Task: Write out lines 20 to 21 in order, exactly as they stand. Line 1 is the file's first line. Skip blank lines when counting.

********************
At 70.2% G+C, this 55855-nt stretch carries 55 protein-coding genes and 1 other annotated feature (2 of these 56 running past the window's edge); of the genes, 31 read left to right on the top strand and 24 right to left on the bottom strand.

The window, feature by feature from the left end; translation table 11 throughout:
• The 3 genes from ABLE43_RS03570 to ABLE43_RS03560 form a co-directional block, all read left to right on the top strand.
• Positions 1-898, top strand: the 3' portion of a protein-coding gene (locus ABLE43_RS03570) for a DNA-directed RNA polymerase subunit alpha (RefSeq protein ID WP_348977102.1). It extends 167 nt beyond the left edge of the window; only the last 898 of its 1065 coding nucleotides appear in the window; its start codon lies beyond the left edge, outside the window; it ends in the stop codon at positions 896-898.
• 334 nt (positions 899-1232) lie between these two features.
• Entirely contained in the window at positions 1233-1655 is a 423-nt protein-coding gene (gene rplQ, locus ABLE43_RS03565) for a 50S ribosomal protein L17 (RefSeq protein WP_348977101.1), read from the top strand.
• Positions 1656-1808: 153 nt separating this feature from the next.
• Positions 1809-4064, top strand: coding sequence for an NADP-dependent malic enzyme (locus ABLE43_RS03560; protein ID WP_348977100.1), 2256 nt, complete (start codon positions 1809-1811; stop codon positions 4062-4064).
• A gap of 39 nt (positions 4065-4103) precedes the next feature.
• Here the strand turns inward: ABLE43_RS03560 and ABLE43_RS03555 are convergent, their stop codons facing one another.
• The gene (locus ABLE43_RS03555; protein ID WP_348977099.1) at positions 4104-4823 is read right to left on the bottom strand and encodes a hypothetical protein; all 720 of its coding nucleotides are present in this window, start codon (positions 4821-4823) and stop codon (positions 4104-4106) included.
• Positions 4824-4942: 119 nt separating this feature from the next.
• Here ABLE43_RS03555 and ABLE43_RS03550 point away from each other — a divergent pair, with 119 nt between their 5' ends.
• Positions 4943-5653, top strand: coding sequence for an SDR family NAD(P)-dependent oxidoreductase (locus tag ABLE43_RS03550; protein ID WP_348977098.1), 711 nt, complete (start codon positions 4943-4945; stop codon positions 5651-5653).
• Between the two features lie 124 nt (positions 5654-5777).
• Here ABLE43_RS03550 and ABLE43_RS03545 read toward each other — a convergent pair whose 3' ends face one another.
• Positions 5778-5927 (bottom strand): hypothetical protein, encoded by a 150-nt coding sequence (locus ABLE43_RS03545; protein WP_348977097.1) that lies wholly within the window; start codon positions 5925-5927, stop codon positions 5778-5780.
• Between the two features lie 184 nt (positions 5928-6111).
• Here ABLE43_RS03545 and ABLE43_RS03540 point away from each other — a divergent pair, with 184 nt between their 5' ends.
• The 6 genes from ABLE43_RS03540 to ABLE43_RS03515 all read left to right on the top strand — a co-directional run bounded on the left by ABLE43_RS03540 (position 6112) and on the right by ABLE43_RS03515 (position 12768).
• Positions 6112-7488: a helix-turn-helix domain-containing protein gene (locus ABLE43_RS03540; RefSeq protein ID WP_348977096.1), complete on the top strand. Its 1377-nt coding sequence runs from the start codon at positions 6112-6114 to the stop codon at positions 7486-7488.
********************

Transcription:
• The 6 genes from ABLE43_RS03540 to ABLE43_RS03515 all read left to right on the top strand — a co-directional run bounded on the left by ABLE43_RS03540 (position 6112) and on the right by ABLE43_RS03515 (position 12768).
• Positions 6112-7488: a helix-turn-helix domain-containing protein gene (locus ABLE43_RS03540; RefSeq protein ID WP_348977096.1), complete on the top strand. Its 1377-nt coding sequence runs from the start codon at positions 6112-6114 to the stop codon at positions 7486-7488.